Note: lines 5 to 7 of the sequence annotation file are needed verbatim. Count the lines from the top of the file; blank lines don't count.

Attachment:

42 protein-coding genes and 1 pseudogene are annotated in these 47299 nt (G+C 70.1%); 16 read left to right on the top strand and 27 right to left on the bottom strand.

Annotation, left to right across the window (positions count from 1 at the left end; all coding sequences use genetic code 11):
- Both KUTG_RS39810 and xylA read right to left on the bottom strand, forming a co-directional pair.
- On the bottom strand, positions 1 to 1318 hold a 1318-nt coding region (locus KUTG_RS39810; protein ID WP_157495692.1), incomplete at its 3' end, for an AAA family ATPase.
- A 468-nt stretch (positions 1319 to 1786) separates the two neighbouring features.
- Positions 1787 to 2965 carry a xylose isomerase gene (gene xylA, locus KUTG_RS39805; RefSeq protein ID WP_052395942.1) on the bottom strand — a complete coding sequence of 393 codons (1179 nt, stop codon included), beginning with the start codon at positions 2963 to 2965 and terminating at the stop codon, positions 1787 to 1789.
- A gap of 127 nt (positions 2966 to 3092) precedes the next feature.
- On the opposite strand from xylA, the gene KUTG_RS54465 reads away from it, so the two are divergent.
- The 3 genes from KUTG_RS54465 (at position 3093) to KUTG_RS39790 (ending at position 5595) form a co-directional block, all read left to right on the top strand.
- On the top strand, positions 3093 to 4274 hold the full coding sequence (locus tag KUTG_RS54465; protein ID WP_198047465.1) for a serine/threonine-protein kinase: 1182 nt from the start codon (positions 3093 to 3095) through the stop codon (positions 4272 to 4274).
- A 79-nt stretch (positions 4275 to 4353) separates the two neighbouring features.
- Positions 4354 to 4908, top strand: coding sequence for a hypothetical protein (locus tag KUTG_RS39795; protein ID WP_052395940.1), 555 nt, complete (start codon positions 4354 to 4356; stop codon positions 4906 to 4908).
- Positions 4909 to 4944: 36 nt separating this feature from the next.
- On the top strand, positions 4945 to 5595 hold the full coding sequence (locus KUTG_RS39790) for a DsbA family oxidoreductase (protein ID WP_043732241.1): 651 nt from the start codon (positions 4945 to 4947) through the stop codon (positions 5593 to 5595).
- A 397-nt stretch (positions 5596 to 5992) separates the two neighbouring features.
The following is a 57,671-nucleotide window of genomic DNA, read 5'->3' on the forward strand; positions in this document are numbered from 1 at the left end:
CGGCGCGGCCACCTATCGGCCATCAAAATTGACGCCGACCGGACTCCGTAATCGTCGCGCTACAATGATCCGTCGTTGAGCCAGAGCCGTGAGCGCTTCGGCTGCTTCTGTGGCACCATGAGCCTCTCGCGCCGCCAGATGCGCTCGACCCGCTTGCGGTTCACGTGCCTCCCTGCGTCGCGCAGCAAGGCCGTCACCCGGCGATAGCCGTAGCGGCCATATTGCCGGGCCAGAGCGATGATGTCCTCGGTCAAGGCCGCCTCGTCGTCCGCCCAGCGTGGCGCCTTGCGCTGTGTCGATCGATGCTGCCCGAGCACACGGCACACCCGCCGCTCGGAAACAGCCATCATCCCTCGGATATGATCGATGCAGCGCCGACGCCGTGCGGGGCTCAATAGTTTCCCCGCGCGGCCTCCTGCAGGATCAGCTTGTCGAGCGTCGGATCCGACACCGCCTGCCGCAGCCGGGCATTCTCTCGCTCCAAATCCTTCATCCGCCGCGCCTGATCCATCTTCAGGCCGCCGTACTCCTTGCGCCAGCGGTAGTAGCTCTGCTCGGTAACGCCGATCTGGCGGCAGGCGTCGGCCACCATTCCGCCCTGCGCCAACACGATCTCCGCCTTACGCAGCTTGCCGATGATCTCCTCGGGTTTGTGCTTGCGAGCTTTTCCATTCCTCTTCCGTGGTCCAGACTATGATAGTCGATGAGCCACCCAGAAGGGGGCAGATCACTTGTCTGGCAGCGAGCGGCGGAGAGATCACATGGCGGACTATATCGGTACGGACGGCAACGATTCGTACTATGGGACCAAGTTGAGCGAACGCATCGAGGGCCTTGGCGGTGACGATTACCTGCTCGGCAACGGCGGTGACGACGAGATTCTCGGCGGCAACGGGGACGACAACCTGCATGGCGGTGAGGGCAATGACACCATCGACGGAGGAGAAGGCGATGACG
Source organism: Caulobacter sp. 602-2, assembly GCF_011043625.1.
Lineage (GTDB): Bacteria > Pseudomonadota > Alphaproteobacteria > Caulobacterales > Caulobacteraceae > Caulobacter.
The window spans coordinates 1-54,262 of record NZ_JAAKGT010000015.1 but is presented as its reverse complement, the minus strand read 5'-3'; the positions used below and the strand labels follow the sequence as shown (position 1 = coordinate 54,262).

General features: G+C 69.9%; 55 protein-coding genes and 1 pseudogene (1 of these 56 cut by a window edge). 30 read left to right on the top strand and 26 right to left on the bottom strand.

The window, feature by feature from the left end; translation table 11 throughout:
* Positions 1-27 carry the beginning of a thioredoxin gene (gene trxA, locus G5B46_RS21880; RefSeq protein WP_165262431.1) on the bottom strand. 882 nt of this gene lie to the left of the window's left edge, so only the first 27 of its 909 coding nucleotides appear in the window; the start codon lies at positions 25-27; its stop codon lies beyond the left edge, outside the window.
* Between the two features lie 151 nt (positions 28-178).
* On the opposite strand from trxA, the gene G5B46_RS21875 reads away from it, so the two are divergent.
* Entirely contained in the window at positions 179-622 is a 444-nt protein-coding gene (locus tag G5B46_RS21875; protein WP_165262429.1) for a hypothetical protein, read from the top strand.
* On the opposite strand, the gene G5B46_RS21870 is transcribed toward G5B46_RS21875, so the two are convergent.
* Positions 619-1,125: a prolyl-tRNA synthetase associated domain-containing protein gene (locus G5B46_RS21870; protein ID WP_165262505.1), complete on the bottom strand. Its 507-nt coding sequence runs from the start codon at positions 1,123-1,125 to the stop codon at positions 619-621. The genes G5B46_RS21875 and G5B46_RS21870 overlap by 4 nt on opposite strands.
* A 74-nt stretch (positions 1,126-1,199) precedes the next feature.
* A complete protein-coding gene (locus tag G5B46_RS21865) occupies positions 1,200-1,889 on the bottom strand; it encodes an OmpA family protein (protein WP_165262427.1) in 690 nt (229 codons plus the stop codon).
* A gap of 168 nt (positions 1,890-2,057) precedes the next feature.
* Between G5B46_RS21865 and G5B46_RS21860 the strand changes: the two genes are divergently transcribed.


- A 468-nt stretch (positions 1319 to 1786) separates the two neighbouring features.
- Positions 1787 to 2965 carry a xylose isomerase gene (gene xylA, locus KUTG_RS39805; RefSeq protein ID WP_052395942.1) on the bottom strand — a complete coding sequence of 393 codons (1179 nt, stop codon included), beginning with the start codon at positions 2963 to 2965 and terminating at the stop codon, positions 1787 to 1789.
- A gap of 127 nt (positions 2966 to 3092) precedes the next feature.